There are some reports of sternal fractures with osteomyelitis as a complication of closed chest cardiopulmonary resuscitation [3], and are not uncommon in the setting of antecedent chest wall trauma, such as thoracic surgery [4, 5]. However, a mediastinal abscess because of a primary traumatic sternal fracture is uncommon [1, 2]. Cuschieri et al. identified the presence of hematoma, intravenous drug use, and a source of staphylococcal infection as risk factors for developing a posttraumatic mediastinal abscess [6]. Of note, the majority of these patients have an underlying systemic disease such as diabetes mellitus, liver dysfunction, or compromised host [7]. In our case, the patient had no remarkable co-morbidity, experienced only a traumatic episode 1 month earlier and she was accompanied by the native valve endocarditis. To the best of our knowledge, this catastrophic situation is extremely rare and has not been previously reported, nor has a successful strategy been employed to manage this situation; hence, we described this case.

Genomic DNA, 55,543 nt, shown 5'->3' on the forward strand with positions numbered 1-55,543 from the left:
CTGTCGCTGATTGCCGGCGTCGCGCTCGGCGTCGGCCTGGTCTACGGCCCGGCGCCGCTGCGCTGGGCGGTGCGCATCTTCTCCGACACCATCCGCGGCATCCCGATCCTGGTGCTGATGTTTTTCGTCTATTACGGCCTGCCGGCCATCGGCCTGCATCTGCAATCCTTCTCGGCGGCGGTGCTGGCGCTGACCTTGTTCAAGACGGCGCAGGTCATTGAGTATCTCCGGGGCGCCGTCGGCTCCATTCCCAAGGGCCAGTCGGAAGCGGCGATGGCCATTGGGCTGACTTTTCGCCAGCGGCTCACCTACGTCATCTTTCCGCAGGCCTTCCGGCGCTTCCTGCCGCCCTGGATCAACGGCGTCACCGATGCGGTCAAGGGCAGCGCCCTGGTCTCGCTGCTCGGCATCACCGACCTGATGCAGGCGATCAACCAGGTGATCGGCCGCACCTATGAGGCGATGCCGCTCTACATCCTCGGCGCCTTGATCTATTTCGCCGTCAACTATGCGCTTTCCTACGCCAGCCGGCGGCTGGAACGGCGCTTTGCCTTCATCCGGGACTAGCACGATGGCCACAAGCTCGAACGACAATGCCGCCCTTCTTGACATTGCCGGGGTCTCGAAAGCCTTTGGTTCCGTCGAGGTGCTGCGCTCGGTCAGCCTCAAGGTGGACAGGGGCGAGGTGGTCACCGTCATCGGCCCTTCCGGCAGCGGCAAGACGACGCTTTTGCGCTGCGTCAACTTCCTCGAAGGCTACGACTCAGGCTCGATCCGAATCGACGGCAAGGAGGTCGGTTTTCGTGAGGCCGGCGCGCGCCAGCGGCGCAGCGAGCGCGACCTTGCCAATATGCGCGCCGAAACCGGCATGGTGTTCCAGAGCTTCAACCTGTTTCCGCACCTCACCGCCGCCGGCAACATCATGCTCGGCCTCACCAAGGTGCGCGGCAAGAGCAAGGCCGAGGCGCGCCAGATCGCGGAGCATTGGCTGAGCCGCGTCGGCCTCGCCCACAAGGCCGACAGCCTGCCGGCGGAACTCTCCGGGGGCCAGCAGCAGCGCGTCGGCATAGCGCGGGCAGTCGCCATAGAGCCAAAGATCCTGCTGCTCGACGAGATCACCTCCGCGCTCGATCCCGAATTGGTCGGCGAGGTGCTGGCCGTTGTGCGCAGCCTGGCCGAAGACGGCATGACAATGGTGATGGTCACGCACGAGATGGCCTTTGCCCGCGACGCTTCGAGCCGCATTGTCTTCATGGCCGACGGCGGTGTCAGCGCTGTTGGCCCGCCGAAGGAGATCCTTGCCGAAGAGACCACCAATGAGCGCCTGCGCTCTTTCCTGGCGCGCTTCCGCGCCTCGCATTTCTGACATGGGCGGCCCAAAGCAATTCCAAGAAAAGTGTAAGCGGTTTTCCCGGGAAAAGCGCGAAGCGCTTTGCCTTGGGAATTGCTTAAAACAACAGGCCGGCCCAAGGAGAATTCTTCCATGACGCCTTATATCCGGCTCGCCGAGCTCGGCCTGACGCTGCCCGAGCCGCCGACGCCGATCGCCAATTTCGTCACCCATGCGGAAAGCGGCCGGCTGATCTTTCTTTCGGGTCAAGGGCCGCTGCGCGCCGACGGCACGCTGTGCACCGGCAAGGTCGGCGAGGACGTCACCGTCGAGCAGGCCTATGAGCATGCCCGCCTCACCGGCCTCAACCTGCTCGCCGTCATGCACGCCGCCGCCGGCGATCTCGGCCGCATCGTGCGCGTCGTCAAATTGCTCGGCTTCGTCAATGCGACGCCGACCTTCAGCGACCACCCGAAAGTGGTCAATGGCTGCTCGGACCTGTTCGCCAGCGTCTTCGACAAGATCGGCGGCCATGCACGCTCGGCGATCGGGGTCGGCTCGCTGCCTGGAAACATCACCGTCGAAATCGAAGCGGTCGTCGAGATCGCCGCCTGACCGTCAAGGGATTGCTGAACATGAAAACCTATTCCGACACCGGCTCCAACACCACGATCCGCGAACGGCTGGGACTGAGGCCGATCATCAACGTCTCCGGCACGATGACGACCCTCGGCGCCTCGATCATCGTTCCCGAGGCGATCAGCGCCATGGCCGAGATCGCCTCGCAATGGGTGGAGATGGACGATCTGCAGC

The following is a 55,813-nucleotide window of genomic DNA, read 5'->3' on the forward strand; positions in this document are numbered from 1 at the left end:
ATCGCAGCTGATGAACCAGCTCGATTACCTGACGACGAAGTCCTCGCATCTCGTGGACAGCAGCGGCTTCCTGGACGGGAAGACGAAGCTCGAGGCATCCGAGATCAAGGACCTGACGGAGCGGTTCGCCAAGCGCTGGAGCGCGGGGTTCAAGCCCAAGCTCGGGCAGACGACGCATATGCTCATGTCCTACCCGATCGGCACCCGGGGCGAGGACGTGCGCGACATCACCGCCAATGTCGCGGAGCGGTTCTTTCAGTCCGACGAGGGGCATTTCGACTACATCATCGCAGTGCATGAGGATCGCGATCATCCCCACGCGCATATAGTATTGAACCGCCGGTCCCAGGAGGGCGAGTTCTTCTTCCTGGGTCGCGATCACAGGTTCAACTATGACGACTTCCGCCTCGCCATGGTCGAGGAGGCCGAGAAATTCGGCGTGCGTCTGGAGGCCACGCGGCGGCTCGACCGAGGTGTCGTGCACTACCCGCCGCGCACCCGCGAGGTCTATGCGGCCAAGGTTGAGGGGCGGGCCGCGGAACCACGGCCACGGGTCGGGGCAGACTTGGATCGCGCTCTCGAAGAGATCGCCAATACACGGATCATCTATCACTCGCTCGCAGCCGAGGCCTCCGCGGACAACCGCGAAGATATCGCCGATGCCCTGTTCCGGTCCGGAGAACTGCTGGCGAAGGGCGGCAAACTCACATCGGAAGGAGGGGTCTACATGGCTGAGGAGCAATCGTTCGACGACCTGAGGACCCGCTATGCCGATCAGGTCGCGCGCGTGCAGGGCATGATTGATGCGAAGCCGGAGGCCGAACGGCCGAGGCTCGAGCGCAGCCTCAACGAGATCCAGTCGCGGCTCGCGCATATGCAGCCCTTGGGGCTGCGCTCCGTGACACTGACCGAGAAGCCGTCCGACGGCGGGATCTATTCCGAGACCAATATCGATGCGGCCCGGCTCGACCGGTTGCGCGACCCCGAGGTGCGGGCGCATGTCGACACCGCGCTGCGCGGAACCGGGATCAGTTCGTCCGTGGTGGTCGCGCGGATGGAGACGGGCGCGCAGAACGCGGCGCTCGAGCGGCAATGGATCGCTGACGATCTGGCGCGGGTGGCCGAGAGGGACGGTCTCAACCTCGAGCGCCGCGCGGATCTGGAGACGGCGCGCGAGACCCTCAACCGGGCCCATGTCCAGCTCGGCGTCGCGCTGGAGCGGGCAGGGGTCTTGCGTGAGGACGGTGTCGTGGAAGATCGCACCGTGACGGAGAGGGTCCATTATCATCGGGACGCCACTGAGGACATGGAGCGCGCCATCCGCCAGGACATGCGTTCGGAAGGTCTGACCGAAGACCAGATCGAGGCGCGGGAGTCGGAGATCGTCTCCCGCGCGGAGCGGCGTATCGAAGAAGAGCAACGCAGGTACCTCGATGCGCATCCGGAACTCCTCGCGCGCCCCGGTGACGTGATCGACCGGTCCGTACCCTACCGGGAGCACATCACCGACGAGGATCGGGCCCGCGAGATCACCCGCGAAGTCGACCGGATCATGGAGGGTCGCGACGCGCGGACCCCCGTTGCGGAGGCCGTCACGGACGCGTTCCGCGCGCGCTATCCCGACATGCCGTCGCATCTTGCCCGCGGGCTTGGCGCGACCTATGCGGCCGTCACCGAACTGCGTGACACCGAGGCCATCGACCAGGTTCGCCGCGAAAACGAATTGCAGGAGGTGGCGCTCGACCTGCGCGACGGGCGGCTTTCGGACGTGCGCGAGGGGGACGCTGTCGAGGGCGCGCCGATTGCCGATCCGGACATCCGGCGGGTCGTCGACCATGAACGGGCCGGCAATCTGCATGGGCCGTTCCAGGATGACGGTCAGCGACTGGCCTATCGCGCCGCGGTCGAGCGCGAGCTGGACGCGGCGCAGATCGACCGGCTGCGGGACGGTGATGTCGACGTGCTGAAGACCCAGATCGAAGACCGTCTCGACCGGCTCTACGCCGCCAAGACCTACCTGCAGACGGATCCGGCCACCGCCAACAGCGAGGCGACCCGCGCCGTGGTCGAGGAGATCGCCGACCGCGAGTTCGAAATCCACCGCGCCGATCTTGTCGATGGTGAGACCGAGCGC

Once diagnosed this serious co-infected case, the primary concern of any surgical procedure is to control the bacteria infection [8]. Treatment of mediastinitis may depend on the degree severity of the infectious; conservative therapy for mild infections, or single staged intervention such as debridement and primary wound closure for moderate infections, or leaving the wound open and second-stage closure using the several closure techniques available for severe cases [9, 10]. Urbanski et al. reported a case of chronic sternal osteomyelitis after radiation and severe aortic valve stenosis [11]. The patient was treated simultaneously by sternal debridement and concomitant aortic valve replacement, and single-stage primary wound closure. This was a case of chronic non-severe mediastinitis; therefore, the single staged intervention could be performed. In our case, the mediastinal abscess was already extensive and progressed in a few days; furthermore, the patient had concomitant endocarditis with uncontrolled infection and considerable risks of embolism from the lerge vegetation. Thus, we decided on a staged strategy: first, open drainage for mediastinitis; second, cardiac operation for endocarditis; and finally, primary wound closure with omental flap.